Have you ever seen something so beautiful, so awe-inspiring, that it left you breathless? Today, Barry Cooper ponders the meaning and significance of the Hebrew word “selah.”
Have you ever seen something so beautiful it left you breathless?
We’re going to talk about the Hebrew word “Selah”. Thankfully, there is a short answer to “what does ‘Selah’ mean?” Unfortunately, it is this: “We don’t really know.”
But there are clues.
The word “selah” in our English Bibles is a transliteration of a Hebrew word. As we saw in the Simply Put episodes about “Hallelujah” and “Amen”, we sometimes use transliterations when there’s no equivalent word in the English language. Write down the sound of the Hebrew word סֶֽלָה [“selah”] using the closest equivalent letters we have in the English alphabet, and that’s how you end up with s.e.l.a.h. Selah.
The word appears no fewer than seventy-one times in thirty-nine of the Old Testament psalms. It also appears three times in Habbakuk chapter 3.
The book of Psalms, of course, is the Bible’s songbook – these are words which are intended to be set to music, and then sung or recited, which is why many scholars have speculated that “Selah” is some kind of musical notation or direction.
Some have argued that the word appears to mark a change or interruption of some kind in the singing or reciting of the psalms. And this, perhaps, is where we approach the most likely meaning of the word.
Look up “selah” in a Hebrew dictionary, and it’ll likely say the word means “to lift up or exalt”. So the speculation is that “Selah” is the moment when the musicians, singers, and assembled crowd would respond to what they’ve been singing with praise and exaltation. As it says in Psalm 66 verse 4:
“…All the earth worships you
and sings praises to you;
they sing praises to your name.” Selah
Which, surely, ought to be the inevitable outworking of all our reflection on who God is and what he has done: praise and exaltation. Are we really glimpsing God as He is, if it doesn’t produce in us wonder and praise? In the same way as when we look up at the stars we’re similarly filled with a sense of wonder and praise. It’s not a considered response, it’s instinctive: wonder, praise, exaltation. If there are any words at all, they’re likely to be something along the lines of, “Wow.”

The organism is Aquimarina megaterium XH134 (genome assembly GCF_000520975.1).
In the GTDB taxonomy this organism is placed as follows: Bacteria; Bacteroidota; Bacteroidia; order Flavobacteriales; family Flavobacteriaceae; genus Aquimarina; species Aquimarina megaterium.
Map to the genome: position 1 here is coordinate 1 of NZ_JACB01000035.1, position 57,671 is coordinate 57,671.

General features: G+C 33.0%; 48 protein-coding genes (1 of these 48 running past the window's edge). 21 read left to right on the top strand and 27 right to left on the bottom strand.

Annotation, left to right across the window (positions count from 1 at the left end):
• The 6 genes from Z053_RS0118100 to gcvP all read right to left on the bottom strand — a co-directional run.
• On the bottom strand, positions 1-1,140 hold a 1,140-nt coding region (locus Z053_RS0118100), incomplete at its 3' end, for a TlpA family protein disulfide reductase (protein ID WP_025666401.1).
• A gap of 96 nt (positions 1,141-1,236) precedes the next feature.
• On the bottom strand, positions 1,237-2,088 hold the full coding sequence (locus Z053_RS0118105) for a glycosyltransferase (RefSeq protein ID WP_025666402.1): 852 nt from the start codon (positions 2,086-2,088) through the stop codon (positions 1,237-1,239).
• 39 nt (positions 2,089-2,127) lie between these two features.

Some study theology simply to get a degree, or to be published in theological journals. Some study it because if they don’t, they’ll have nothing to say to the congregation on Sunday. Some study it because they like the feeling of being very knowledgeable, and being the smartest person in the room on any given theological subject. But if those are the only reasons for studying theology, we’re doing it all wrong.
The study of God ought to lead us to wonder. If our contemplation of God leaves us talking as if we were a walking wikipedia entry, have we really learned anything about Him? If gazing over the lip of the Grand Canyon leaves us feeling stunned and breathless, how much more astonished ought we to be when we catch a glimpse of the triune God in Scripture?
Some commentators argue that the word “selah” comes from “salah”, meaning “to pause.” Was this a moment when people paused to take a breath, to wordlessly praise the God about whom they’d been singing?
In 1 Kings chapter 10, you can read about the time the Queen of Sheba came to visit King Solomon, one of Israel’s greatest kings. Now as you can imagine, being a Queen herself, the Queen of Sheba was very well acquainted with power and wealth and majesty. In fact, she arrived with a huge entourage of servants and officials, together with a train of camels laden with gold and precious stones. She’d be a very hard woman to impress. And yet, the text says that when the Queen saw King Solomon’s house, the lavish food, his immaculately dressed court officials, the burnt offerings he offered at the temple, and saw for herself the wisdom for which Solomon had become legendary, the text says “there was no more breath in her”. She was left literally breathless. How awe-inspiring must Solomon have been to leave royalty breathless?
And yet, when Jesus speaks of that moment, he says this: “The queen of Sheba… came… to hear the wisdom of Solomon, and behold, something greater than Solomon is here. ”
If Solomon left a Queen breathless, what kind of response ought we to have at beholding the King of Kings, Jesus Christ?
That, perhaps, is the meaning of “Selah”. A silence as the words fall away, and we’re astounded at the ineffable majesty in front of us.